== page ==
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What is firestopping? 

Fire-stopping is the use of smoke tight fire-resistant materials, products and systems that make good imperfections of fit or design tolerance between the fire-resisting fixed elements of a building to restrict the passage of fire and smoke. 

Fire stopping requires special consideration, in particular around service penetrations, by their virtue, services are frequently hidden away in voids and therefore and subsequent firestopping can be difficult to inspect after installation, handover and subsequently through the life of the building. The designer may not be able to indicate where there is a need for fire stopping since it should be fitted wherever needed. Because it is an important element that is often overlooked during construction, the responsibility for its installation and performance must be clearly identified. 

How should firestopping be installed?

Unless clearly defined, it is possible for an inappropriate sub-contractor to be given the task of installing fire-stopping. For example, where fire-stopping is needed behind a cladding system at floor level, the responsibility may fall to the floor installer or the cladding contractor. Those who carry out the task must have the necessary expertise. The requirements and responsibilities for the provision of fire stopping must be clearly stated in the contract(s). Proprietary systems must be designed in accordance with manufacturer’s instructions.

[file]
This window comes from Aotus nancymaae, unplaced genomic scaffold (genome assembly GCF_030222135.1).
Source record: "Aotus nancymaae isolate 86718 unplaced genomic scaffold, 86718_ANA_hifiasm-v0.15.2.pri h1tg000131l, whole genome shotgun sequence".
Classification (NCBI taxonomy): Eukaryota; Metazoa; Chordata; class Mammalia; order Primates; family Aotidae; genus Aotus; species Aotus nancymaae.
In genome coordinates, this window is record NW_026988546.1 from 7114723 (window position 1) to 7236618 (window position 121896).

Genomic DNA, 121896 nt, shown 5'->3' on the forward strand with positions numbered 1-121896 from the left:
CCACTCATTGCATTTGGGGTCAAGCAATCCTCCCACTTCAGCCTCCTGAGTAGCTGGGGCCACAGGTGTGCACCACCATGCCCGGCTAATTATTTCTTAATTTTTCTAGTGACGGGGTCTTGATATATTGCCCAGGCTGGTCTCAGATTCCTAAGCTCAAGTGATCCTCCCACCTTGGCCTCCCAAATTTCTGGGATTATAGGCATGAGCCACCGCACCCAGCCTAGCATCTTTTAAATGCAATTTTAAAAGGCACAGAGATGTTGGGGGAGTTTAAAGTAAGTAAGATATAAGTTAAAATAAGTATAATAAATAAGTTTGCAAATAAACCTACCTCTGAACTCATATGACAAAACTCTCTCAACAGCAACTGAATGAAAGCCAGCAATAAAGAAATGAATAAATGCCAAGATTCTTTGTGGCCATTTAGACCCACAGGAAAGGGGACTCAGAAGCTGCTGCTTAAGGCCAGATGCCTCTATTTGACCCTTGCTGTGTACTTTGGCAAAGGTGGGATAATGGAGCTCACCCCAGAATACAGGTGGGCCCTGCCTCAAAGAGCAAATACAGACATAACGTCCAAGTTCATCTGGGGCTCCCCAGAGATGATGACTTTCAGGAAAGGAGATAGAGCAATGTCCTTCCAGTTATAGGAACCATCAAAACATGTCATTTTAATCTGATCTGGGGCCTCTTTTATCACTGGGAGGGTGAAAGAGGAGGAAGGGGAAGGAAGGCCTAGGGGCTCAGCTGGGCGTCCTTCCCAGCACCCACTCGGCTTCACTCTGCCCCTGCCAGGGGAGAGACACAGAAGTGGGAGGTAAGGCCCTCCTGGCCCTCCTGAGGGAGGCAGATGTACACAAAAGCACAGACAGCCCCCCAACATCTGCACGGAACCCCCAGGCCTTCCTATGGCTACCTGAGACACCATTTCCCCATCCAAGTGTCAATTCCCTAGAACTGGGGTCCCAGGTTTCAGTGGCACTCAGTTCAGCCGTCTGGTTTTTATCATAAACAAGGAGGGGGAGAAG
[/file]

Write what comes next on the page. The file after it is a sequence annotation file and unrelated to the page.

Wherever services penetrate elements of structure, any fire resistance criteria of the element of structure must be maintained. Any apertures must be kept as small as possible and fire-stopped in such a way that differential movement of the service and the element of structure will not disturb the fire-stopping. It may be required to extend the fire-stopping along the service to ensure that high temperatures are not conducted along the service to the side isolated from the fire, to ensure that fire spread is prevented.

What firestopping solution do i need?

The exact solution will depend on the system provided and manufacturer’s advice is essential for compliance with the available test data. In certain cases, the vertical penetration of compartment floors may necessitate large apertures to be formed for the passage of the services. This introduces an additional hazard if the aperture could permit maintenance staff to fall through it. The chosen fire-stopping system, typically fire rated mortar or compound, used to firestop the opening must be capable of maintaining the expected load, and reinforced, or supported adequately if required. 

What reactions occur when firestop systems are exposed to fire:

Endothermic reaction:

a chemical reaction that absorbs heat from its surroundings. A fire protection endothermic reaction is a type of chemical reaction that is used to absorb heat to extinguish a fire. This can be achieved by using chemicals that are specifically designed to absorb large amounts of heat when they meet flames. When these chemicals are applied to a fire, they absorb the heat being produced by the fire and convert it into a chemical bond, thereby extinguishing the flame.

Inert reaction

a material or substance that does not burn, ignite, or contribute to the spread of fire when it is exposed to flames or high temperatures. 

Ablative reaction

In case of a fire, ablative coatings release water vapour which cools the surface and, in conjunction with a non-combustible core material, assists to prevent the passage of fire, heat and smoke.

Intumescent reaction

a chemical reaction that causes the material to expand when exposed to heat. This expansion is a key aspect of how intumescent materials are used for fire protection. When an intumescent material is exposed to fire, it absorbs heat and begins to expand. This expansion creates a thick, foam-like substance that can insulate and protect the material or structure beneath it.